In partnership with seven other nations, the United States signed an agreement on Tuesday designed to establish the principles that will guide cooperation among international participants in NASA’s Artemis lunar exploration program. Rooted in the 1967 Outer Space Treaty, the principles laid out in the Artemis Accords include a commitment to peaceful exploration, transparency and interoperability among signatories, an agreement to render emergency assistance, preservation of space heritage and public release of scientific information. The Accords also outline benefits and responsibilities associated with extracting resources in space.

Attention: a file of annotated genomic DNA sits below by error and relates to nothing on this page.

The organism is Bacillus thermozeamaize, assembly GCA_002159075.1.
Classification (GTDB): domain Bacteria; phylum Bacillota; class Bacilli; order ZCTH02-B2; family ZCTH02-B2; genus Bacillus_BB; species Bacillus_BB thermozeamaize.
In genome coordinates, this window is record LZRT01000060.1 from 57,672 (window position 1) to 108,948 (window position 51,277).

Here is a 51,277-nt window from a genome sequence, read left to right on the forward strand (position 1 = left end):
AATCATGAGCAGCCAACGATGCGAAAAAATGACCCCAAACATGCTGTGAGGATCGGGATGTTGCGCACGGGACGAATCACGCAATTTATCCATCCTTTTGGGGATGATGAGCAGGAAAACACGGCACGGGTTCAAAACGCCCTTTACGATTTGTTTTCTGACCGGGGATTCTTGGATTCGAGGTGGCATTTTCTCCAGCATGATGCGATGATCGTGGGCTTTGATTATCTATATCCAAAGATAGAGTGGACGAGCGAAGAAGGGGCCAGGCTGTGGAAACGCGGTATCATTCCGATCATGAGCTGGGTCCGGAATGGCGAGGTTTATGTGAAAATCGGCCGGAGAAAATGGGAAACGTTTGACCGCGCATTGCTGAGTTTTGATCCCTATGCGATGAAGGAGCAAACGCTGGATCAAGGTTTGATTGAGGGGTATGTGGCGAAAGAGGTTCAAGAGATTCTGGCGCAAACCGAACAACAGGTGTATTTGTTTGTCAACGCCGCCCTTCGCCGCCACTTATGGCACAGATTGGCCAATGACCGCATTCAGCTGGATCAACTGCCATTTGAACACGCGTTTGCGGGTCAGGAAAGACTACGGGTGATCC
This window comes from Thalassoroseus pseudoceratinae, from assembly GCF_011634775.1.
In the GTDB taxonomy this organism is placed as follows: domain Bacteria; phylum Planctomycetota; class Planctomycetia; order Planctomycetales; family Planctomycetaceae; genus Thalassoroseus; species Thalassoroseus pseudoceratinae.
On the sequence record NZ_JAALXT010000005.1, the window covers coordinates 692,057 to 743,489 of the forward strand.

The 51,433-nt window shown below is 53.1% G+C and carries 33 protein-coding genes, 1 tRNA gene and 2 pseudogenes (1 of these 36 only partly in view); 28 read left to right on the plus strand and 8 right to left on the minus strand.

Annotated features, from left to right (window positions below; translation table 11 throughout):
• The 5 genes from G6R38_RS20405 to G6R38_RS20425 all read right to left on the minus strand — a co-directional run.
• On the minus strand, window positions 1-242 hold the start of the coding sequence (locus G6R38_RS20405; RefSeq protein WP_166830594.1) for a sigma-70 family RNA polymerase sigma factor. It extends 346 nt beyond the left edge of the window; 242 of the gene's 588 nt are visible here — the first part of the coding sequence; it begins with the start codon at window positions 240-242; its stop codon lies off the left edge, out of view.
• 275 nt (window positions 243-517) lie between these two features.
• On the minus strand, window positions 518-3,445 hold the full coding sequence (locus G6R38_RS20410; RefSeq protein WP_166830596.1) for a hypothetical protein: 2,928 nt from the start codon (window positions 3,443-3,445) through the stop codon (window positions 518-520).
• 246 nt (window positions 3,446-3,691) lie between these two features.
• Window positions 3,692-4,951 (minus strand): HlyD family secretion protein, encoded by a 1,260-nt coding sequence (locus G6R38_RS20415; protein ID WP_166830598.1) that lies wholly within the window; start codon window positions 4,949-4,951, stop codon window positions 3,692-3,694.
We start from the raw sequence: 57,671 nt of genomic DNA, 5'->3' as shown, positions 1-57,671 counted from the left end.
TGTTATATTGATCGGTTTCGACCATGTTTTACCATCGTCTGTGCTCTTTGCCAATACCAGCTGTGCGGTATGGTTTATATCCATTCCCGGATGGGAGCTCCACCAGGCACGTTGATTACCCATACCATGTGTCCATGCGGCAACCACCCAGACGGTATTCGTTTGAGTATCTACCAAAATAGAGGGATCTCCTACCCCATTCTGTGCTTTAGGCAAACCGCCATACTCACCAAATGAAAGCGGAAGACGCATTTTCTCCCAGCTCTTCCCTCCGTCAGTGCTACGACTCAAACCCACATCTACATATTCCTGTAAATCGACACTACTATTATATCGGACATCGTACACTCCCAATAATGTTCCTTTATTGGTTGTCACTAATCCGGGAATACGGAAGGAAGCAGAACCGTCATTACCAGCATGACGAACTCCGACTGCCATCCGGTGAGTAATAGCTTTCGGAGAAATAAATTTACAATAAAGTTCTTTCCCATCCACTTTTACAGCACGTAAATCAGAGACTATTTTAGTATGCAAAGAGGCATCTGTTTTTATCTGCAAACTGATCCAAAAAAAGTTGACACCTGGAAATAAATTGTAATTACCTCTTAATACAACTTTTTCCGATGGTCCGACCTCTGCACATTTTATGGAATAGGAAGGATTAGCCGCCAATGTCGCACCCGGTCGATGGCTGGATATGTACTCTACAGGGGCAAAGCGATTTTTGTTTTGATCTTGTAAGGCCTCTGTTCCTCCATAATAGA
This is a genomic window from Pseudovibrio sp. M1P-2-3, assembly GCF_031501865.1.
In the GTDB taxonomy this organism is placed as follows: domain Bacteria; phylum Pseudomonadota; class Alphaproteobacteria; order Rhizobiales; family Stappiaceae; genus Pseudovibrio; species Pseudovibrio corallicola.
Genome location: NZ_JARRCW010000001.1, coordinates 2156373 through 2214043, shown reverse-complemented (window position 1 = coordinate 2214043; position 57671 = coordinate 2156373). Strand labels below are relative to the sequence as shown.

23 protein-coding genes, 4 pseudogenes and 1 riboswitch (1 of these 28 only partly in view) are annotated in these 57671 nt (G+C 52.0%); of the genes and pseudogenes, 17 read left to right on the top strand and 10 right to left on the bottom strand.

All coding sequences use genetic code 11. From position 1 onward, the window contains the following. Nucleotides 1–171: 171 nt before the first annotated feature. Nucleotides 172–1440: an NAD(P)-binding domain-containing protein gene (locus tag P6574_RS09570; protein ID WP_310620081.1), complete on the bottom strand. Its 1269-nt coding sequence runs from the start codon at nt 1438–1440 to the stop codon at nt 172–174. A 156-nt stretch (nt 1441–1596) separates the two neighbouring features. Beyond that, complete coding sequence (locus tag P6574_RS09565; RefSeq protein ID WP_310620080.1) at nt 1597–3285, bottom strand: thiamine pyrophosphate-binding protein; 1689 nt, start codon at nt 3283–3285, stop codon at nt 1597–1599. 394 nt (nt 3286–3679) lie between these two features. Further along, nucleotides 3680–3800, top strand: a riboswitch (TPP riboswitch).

“Artemis will be the broadest and most diverse international human space exploration program in history, and the Artemis Accords are the vehicle that will establish this singular global coalition,” said NASA Administrator Jim Bridenstine. “With today’s signing, we are uniting with our partners to explore the Moon and are establishing vital principles that will create a safe, peaceful, and prosperous future in space for all of humanity to enjoy.”
NASA’s Artemis program is aiming to land “the first woman and next man” on the Moon in 2024 with an eye toward a crewed mission to Mars. In addition to the U.S., the countries that signed the Artemis Accords (PDF) were Australia, Canada, Italy, Japan, Luxembourg, the United Arab Emirates and the United Kingdom. The Accords will remain open for future signatories.